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Genetic study of endometriosis reveals clues to better treatment
University of Queensland researchers have contributed to the largest ever genetic study of endometriosis, finding new data about the variants that increase risk of the disease.
The study found genetic risk factors for endometriosis are also associated with other chronic pain types such as migraine, back pain and multi-site pain. The research was published in Nature Genetics.
Dr. Sally Mortlock and Professor Grant Montgomery from UQ's Institute for Molecular Bioscience collaborated with University of Oxford researchers and 24 teams across the world to compare the DNA code of more than 60,000 women with endometriosis and 700,000 women without the disease.
"Very little is known about the causes of endometriosis, but studying genetics can give us clues to the biological processes that are the basis for onset and progression," Dr. Mortlock said.
"Before this study there were 17 genetic regions associated with endometriosis and now we have 42 regions with much richer data.
"It means we can find out what genes in these regions do and find new drug targets, leading to new treatments."
Endometriosis is a severe inflammatory condition caused by tissue that resembles the uterus lining, the endometrium, growing outside the uterus.
It affects 1 in 9 women of reproductive age, or 190 million women globally, and can cause constant and intense pelvic pain, fatigue, depression, anxiety and infertility.
Professor Montgomery has been studying the genetics of endometriosis for more than 20 years and said the study was an important step towards improved treatment and diagnosis.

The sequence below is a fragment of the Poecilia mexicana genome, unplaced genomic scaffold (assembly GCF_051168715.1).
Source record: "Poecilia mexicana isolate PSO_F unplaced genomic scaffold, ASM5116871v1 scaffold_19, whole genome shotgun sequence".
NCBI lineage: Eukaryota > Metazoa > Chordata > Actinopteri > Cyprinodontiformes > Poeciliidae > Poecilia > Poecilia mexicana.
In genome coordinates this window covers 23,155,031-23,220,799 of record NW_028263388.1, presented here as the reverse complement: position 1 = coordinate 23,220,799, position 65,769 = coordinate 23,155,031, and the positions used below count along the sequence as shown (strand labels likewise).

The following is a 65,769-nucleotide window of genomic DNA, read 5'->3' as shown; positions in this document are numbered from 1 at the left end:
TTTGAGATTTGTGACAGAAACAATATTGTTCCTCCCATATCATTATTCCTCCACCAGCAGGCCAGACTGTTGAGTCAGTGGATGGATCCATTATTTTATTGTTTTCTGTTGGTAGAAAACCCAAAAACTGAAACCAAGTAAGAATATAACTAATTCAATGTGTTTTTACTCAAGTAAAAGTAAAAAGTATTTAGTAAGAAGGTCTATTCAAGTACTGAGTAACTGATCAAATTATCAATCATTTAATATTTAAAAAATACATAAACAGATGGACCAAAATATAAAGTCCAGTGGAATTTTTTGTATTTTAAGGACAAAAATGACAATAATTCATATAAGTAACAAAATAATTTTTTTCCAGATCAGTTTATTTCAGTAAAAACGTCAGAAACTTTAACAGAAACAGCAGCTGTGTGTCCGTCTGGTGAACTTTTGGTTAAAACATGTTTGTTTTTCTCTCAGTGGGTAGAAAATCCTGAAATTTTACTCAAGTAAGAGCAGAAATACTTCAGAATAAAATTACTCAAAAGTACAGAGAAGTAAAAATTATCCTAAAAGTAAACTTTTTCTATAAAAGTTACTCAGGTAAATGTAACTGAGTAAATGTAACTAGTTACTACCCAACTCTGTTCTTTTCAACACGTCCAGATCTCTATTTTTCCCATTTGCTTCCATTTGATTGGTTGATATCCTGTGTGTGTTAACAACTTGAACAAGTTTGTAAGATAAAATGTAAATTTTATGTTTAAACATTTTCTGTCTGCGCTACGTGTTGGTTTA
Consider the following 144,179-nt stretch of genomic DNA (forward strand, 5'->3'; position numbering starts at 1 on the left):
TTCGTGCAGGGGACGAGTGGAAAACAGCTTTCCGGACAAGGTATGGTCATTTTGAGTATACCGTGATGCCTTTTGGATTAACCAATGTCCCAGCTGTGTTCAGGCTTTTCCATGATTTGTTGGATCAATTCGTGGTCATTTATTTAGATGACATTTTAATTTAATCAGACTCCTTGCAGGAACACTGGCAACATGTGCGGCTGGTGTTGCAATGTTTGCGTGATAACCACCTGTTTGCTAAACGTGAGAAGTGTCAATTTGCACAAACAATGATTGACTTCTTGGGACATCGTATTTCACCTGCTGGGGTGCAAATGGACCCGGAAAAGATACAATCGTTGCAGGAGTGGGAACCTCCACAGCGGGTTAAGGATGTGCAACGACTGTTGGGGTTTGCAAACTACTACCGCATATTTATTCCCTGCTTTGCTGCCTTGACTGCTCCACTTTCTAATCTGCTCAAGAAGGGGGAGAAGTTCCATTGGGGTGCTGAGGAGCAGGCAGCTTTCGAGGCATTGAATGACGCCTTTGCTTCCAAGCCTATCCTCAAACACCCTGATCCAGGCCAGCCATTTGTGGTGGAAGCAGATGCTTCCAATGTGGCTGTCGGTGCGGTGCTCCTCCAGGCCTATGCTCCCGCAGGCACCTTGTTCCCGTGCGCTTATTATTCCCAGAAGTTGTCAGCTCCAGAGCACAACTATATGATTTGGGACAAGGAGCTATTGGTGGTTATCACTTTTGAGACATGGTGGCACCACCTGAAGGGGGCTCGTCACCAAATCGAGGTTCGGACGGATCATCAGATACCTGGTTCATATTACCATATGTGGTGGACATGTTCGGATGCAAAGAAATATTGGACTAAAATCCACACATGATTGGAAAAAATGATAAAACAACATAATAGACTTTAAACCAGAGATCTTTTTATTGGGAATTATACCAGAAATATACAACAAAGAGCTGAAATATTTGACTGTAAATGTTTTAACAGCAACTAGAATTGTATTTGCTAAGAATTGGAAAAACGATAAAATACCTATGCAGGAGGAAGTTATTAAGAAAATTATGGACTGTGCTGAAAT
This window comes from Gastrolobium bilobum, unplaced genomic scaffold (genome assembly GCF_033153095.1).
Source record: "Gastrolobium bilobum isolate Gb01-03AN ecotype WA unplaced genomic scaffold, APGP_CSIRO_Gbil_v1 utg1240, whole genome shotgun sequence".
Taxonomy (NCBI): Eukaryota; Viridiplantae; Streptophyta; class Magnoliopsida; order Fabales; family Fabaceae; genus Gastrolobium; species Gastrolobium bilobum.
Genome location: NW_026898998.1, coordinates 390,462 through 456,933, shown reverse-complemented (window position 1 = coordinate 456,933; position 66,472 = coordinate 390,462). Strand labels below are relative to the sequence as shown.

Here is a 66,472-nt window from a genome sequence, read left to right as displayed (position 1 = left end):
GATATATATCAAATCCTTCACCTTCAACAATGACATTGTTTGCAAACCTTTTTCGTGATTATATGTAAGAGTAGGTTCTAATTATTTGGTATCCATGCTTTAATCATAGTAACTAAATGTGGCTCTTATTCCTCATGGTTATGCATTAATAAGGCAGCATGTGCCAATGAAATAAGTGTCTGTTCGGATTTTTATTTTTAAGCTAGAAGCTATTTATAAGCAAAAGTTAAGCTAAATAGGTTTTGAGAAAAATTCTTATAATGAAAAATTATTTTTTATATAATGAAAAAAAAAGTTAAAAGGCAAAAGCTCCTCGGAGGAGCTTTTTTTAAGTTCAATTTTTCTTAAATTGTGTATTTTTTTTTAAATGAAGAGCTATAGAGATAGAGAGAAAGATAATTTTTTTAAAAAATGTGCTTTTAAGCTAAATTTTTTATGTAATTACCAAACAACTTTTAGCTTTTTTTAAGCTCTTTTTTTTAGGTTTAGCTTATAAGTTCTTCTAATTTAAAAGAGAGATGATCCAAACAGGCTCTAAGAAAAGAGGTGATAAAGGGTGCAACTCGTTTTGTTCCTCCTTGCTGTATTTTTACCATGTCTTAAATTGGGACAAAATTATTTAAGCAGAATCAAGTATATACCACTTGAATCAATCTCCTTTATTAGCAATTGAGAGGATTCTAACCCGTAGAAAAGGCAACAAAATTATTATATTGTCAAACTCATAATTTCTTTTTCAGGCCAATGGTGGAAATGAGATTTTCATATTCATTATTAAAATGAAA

"Diagnosing endometriosis has traditionally taken 8–10 years, so having more detailed genetic data puts us in a much better position to be able to speed up that process," Professor Montgomery said.
Dr. Mortlock said the shared genetic basis for endometriosis and other types of seemingly unrelated pain may indicate "sensitization" of the central nervous system.
"This makes people suffering from chronic pain more prone to other types of pain," Dr. Mortlock said.
The findings open up new avenues for treatment of endometriosis.
"Perhaps in some cases, we need to be designing pain treatments rather than hormonal treatments," Dr. Mortlock said.
The study was led by Oxford University's Professor Krina Zondervan and Dr. Nilufer Rahmioglu and included data from UK Biobank and 23andMe.
UK Biobank is a large-scale biomedical database and research resource containing anonymized genetic, lifestyle and health information from half a million UK participants. UK Biobank's database, which includes blood samples, heart and brain scans and genetic data of the volunteer participants, is globally accessible to approved researchers who are undertaking health-related research that's in the public interest.
More information: Nilufer Rahmioglu et al, The genetic basis of endometriosis and comorbidity with other pain and inflammatory conditions, Nature Genetics (2023). DOI: 10.1038/s41588-023-01323-z